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# Gysel Power Splitter

Click here to go to our main page on couplers and splitters

We continue the analysis of Gysel splitters onto the following pages:

Rat-race versus Gysel splitters

Even and odd mode analysis of Gysel splitters (read this, it is pretty good!)

Exploring the degrees of freedom

Three-way planar rat-race (Gysel?) coupler

Click here to learn about the March coupler, a huge inprovement on the Gysel

(new for December 2019)

Ulrich Gysel published a IEEE paper titled "A New N-way Power Divider/Combiner Suitable for High-Power Applications" in 1975. His solution looks like a cross between a branchline and a Wilkinson, but it is also closely related to the rat-race coupler. It provides in-phase outputs, is configured most commonly as a five-port (for a two-way split with two terminations) but serves as an N-way splitter as well (*hence, the title of the paper...*) We will describe a two-way Gysel on this page. Here is information on an N-way version.

The Gysel divider is often used in kilowatt-level power combining, for example, if you want some redundancy in a 50,000 watt television transmitter you could use a five-way Gysel combiner with 15,000 watt tubes and be able to remove one of the tubes for service or replacement without taking the transmitter off-line. The terminations will need to be oil-cooled to dump all of the wasted power, but that is doable. Gysel dividers are finding their way into the millimeter-wave spectrum, when gallium nitride amplifiers are combined in solid-state power amps (SSPAs) that will compete with vacuum tubes such as TWTs.

Speaking of oil, here is a video of a massive, 1911 Rumely Oil Pull plowing up a grass field in Ontario. It's got nothing to do with power splitters, but it is rated at 30 horsepower, and it outlasted the Titanic by 100 years. If you owned this tractor, you'd be cooler than Justin Bieber. Eh?

**New for April 2011!** How do you pronounce "Gysel"? We didn't know, until we contacted Ulrich! It's simple, it rhymes with "diesel" and the "g" is the same sound in "good". Got that?

The beauty of the Gysel, compared to the Wilkinson, is that the isolation resistors become one-ports, which makes it much easier to realize good thermal performance. The resistors are much more forgiving in terms of parasitic phase response (they don't need to be "zero length").

Equal-split Gysel |

Gysel didn't provide closed-form equations for his splitter, he used a CAD program to optimize the line impedances. That's what we did when we designed one. We didn't use the transformer Z_{1} (let it be 50 ohms). The other three impedance work out to be:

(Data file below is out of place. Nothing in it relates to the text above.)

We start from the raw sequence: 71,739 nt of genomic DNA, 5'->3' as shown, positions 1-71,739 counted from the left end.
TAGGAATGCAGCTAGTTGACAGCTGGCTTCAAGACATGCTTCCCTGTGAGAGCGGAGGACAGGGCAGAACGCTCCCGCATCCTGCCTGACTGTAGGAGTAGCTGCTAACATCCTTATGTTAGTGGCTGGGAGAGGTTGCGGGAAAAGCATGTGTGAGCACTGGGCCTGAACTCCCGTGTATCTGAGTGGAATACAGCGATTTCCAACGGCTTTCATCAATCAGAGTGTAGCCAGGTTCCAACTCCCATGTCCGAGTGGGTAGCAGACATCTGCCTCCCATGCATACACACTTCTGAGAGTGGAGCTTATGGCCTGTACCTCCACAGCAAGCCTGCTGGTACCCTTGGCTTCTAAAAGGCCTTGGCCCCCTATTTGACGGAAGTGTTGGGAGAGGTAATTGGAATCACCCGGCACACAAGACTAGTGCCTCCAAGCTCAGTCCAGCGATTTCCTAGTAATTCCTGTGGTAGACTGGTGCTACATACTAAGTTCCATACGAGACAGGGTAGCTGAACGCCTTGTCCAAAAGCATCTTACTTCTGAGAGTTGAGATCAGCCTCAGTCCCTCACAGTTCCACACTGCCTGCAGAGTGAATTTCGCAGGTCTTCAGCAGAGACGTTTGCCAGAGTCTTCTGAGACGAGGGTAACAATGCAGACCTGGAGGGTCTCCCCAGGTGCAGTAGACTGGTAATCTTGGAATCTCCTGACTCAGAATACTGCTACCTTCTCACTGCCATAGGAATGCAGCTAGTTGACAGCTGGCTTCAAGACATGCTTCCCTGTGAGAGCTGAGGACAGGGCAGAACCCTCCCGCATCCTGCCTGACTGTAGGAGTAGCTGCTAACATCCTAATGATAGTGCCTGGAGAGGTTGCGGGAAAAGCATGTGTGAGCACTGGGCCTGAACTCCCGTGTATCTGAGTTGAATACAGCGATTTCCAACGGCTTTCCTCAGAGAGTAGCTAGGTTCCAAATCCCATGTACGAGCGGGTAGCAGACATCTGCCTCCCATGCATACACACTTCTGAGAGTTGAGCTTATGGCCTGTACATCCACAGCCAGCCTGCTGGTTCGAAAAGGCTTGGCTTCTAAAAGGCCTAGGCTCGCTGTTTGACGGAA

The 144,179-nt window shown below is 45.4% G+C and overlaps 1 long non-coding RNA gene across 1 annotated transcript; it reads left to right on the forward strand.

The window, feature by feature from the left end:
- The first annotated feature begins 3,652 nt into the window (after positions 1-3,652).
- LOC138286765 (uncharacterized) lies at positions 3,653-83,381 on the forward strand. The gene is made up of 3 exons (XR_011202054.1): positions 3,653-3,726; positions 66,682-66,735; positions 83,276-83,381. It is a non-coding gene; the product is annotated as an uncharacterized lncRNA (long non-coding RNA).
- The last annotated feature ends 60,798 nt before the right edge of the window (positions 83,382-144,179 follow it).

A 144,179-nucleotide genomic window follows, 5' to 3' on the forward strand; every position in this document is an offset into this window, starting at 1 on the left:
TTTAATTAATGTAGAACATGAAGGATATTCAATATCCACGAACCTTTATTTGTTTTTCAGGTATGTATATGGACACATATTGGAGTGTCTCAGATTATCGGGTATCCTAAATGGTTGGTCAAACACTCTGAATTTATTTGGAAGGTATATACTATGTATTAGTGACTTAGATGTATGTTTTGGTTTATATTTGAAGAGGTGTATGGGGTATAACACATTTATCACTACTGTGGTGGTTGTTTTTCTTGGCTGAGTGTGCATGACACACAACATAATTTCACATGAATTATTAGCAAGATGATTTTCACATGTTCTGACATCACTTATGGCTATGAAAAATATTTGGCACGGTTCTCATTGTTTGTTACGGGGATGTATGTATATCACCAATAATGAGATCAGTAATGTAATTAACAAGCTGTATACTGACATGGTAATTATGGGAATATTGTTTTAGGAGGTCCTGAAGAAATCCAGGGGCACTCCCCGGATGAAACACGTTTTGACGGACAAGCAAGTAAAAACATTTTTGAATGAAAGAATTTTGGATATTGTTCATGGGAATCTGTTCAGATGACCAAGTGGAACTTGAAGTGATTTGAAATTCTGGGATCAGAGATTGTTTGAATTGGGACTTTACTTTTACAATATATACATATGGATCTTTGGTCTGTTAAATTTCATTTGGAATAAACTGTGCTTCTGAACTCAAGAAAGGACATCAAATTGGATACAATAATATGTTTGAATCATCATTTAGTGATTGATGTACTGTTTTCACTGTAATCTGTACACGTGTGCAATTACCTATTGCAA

Z

_{2}=70.35 ohmsZ

_{3}=50 ohmsZ

_{4}=25 ohms (other values are possible, it affects the bandwidth).

The big advantage of the Gysel power splitter is its power handling. In a Wilkinson splitter, the resistor is embedded into the network, and must provide a short phase length for the scheme to work. The terminations in a Gysel are equal to Z_{0}, and can be high-power loads if power handling is a requirement (such as in a transmitter). The loads can be external to the power splitter, any length of Z_{0} transmission line can be added between the loads and the splitter.

Etched onto a thin-film, there is no way to measure the resistor in a Wilkinson, because it is shorted out by the transmission lines around it. The Gysel allows the two resistors to be measured in parallel, even if they are grounded to the substrate.

Below is a plot of the insertion loss from input to the two output ports. The one dB bandwidth is a remarkable 61.8%, which is more than double the bandwidth of a simple branchline power splitter.

Power split of an ideal -way Gysel power splitter |

The final plot shows the return loss at port 1, as well as the isolation between ports 2 and 3. The return loss bandwidth for 1.5:1 VSWR (-14 dB return loss) is 44.4%. This again beats the simple branchline which provides 20.8% bandwidth at 1.5:1 VSWR.

Return loss (blue) and isolation (red) of |

### Exploring the degrees of freedom

Now let's take a look at some of the degrees of freedom of the Gysel splitter. You can learn more about them on this page.

Below is a generic Gysel schematic, with 100 ohm terminations and 70.7 ohm uniform impedance around the ring. We have demoted the three different impedances around the ring, Z_{1}, Z_{2} and Z_{3} as well as the terminations Z_{T} in the upper left field.

Here is the response of the "normal" two-way Gysel.

Now let's see what happens if we change the Z_{T} terminations to 50 ohms (which affects the Z_{2} impedance, it is now 50 ohms).

The response has narrower band input reflection coefficient.

Now let's look at what happens when we decrease Z_{3} to 25 ohms, with the Z_{T} terminations set back to 100 ohms:

The input reflection coefficient is much wider band, but the output reflection coefficients and isolation suffer decreased bandwidth. The transmission coefficient is flatter over a wider band. This is usually the figure of merit that designers want to focus on.

What is the best Gysel solution? beauty is in the eye of the beholder. You can use an optimizer to widen the bandwidth at the expense of the perfect match at band center, while you allow Z_{2}, Z_{3} and Z_{T} to optimize with appropriate constraints.

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